Electrified! Finished today!

Acre4Me

Crossing the Road
Nov 12, 2017
6,029
17,283
817
Western Ohio
So, we now have electric in the coop! Coop is completely behind the outbuilding at at very back of property, so we cannot see it from the house. And it is totally dark out there. We can get pretty cold some winters, sometimes for quite prolonged times.

We can turn on outdoor lights from inside the barn, but the interior coop light is on an automatic timer. We have outdoor lights by the people door of the coop which will illuminate the people run entrance too. We also put them on the other side of the coop. One switch turns both sets of outdoor lights on, but only from inside the barn. One lower outlet for a water heater (GFCI), one high outlet for a heat lamp if needed, and one outlet on other side of coop in case we want to add electric fencing, as this is closest to the exterior chain link fence surrounding the run. Anyway, it is done! Now I need to buy a water heating element. In the second pic of the outdoor light, there will be metal roofing over this deck area, still working on the structure.

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aart

Chicken Juggler!
Premium Feather Member
8 Years
Nov 27, 2012
95,064
125,841
1,807
SW Michigan
My Coop
My Coop
How does that thermostat work?
Plug something in and it turns the outlets on and off depending on temps set?
Does it control both outlets the same or separately?
 

Acre4Me

Crossing the Road
Nov 12, 2017
6,029
17,283
817
Western Ohio
How does that thermostat work?
Plug something in and it turns the outlets on and off depending on temps set?
Does it control both outlets the same or separately?

Thermostat has a "heating" plug and a "cooling" plug. Plug in heat lamp to heating plug. Plug in ventilation fan for cooling plug - that is if you are dealing with chicken coop or similar. But can use one or the other - don't need to use both. Temperature setting is along the lines of "SV" (set value) and "Hd" (heating differential), so their example was as follows: "You want a heating device to turn on at 95F and turned off at 100F, then SV = 100 and Hd = 5". The range is far greater than I need, but does go down to -58F (and up to 230F). The max load is 15A, so will handle heating lamp fine. Also has a fuse reset button when there is a short or an overload, so this is an additional safety feature. The temp probe is fairly long, so this can be placed conveniently to the outlet, and the probe can be situated a fair distance away (didn't measure it).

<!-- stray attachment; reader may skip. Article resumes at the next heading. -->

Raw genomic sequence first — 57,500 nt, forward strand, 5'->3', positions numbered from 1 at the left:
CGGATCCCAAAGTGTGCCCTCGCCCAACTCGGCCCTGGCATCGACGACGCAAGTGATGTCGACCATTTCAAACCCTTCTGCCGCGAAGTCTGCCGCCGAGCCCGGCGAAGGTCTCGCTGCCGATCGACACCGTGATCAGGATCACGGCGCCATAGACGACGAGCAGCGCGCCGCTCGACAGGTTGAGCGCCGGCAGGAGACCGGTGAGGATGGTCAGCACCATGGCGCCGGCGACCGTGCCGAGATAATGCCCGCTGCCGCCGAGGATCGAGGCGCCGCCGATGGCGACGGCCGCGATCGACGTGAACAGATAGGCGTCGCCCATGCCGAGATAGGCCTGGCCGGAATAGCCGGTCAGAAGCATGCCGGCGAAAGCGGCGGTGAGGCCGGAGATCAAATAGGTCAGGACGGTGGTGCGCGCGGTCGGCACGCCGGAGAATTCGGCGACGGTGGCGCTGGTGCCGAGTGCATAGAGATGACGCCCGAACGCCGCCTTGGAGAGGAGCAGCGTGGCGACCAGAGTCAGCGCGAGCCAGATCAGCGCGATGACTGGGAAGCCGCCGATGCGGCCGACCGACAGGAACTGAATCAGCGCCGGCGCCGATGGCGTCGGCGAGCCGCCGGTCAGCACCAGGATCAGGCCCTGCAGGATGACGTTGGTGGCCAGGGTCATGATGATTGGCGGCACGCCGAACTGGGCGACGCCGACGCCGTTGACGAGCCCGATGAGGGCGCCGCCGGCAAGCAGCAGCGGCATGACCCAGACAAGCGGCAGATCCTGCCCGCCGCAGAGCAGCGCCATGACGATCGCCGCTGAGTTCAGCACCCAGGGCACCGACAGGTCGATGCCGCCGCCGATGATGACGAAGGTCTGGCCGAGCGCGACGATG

I chose this one because other reviewers had success using it similarly (chicken coop), but have to say the majority of reviewers of these kinds of items - and there are many, use them for home beer brewing (most reviews), home mushroom growing, or simply to plug in their stand alone space heaters or window a/c units for greater/more consistent human comfort.
 

Acre4Me

Crossing the Road
Nov 12, 2017
6,029
17,283
817
Western Ohio
So having electric by the coop is great! Tonight, after getting back late from trick-or-treat, I was able to turn on the outdoor lights and check on chickens and lock them up. First, I was able to see the lone 7 week old chick in the run...a chase followed (during which I did not injure myself since I could see things), then once I gave up, it found it's way to the coop on its own (of course!). Inside the coop, the timer worked, light was off, but another 7 week old chick was missing! So, I turned on the light and found that chick in the nesting box and then placed it on a roost. I was able to collect all feeders for the night, and more easily lock up the coop!

My spouse has found it helpful too. Outside last night getting rid of the old burn pile left by the previous owners, which has been an ongoing project due to its size. Spouse turned on the outdoor coop lights and was able to see things to more easily work quickly.

Overall, a good addition!
 

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